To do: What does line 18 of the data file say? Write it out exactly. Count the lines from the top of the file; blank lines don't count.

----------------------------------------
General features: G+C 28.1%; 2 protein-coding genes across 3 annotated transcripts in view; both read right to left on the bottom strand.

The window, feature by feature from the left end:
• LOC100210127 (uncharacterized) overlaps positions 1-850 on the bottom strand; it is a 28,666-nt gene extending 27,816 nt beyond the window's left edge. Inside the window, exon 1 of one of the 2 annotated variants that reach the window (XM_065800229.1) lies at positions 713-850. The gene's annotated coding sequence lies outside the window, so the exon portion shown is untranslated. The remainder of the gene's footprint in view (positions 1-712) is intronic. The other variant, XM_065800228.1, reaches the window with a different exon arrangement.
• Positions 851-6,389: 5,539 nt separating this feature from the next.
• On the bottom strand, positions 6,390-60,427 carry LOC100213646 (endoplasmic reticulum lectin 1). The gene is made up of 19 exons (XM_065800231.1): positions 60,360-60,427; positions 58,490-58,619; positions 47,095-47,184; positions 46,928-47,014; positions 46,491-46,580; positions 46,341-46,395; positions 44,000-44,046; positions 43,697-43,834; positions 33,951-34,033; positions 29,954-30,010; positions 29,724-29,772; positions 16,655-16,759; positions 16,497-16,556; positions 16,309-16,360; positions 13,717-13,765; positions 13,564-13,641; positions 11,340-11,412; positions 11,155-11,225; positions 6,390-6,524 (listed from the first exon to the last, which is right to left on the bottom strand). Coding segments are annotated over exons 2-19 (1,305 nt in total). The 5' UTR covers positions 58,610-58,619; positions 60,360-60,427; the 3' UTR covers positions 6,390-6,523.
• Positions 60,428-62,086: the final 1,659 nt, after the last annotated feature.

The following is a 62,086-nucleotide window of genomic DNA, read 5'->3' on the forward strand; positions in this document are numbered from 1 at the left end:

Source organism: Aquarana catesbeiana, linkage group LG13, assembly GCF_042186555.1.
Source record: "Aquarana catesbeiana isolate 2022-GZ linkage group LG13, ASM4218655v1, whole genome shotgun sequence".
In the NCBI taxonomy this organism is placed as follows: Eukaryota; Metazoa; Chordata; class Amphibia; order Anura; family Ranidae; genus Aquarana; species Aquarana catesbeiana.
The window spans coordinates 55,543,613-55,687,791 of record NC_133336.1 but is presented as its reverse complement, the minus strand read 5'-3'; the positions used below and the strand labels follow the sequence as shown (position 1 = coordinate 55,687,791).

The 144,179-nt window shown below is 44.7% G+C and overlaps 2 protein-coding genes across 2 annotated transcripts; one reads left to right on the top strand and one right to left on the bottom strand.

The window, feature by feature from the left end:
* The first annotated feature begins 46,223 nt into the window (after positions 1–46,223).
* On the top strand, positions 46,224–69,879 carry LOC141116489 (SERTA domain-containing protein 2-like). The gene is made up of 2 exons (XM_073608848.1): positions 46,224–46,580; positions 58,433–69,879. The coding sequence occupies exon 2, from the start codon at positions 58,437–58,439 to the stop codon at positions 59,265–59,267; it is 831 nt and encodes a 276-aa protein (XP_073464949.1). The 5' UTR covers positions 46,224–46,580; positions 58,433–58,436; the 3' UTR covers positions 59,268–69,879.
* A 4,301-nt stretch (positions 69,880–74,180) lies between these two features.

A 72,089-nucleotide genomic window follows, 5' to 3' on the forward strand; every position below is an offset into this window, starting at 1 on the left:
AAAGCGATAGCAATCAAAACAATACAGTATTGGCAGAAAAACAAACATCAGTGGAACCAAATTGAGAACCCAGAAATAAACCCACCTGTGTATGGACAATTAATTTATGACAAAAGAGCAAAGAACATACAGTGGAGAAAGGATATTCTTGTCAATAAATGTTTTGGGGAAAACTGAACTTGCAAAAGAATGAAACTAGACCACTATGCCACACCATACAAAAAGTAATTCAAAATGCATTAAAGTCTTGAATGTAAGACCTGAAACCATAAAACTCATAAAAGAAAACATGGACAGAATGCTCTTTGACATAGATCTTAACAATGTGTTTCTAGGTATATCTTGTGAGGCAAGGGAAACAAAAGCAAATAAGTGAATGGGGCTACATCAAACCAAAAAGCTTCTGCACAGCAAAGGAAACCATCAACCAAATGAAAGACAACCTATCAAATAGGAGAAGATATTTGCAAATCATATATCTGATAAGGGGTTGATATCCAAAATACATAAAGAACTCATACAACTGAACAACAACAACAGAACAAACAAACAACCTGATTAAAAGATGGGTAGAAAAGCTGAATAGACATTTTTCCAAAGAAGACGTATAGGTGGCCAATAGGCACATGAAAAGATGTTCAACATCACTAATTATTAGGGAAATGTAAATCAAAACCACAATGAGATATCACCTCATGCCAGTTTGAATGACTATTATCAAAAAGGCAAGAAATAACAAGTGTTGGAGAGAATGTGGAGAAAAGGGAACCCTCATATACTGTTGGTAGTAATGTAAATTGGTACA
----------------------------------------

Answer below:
AAAGCGATAGCAATCAAAACAATACAGTATTGGCAGAAAAACAAACATCAGTGGAACCAAATTGAGAACCCAGAAATAAACCCACCTGTGTATGGACAATTAATTTATGACAAAAGAGCAAAGAACATACAGTGGAGAAAGGATATTCTTGTCAATAAATGTTTTGGGGAAAACTGAACTTGCAAAAGAATGAAACTAGACCACTATGCCACACCATACAAAAAGTAATTCAAAATGCATTAAAGTCTTGAATGTAAGACCTGAAACCATAAAACTCATAAAAGAAAACATGGACAGAATGCTCTTTGACATAGATCTTAACAATGTGTTTCTAGGTATATCTTGTGAGGCAAGGGAAACAAAAGCAAATAAGTGAATGGGGCTACATCAAACCAAAAAGCTTCTGCACAGCAAAGGAAACCATCAACCAAATGAAAGACAACCTATCAAATAGGAGAAGATATTTGCAAATCATATATCTGATAAGGGGTTGATATCCAAAATACATAAAGAACTCATACAACTGAACAACAACAACAGAACAAACAAACAACCTGATTAAAAGATGGGTAGAAAAGCTGAATAGACATTTTTCCAAAGAAGACGTATAGGTGGCCAATAGGCACATGAAAAGATGTTCAACATCACTAATTATTAGGGAAATGTAAATCAAAACCACAATGAGATATCACCTCATGCCAGTTTGAATGACTATTATCAAAAAGGCAAGAAATAACAAGTGTTGGAGAGAATGTGGAGAAAAGGGAACCCTCATATACTGTTGGTAGTAATGTAAATTGGTACA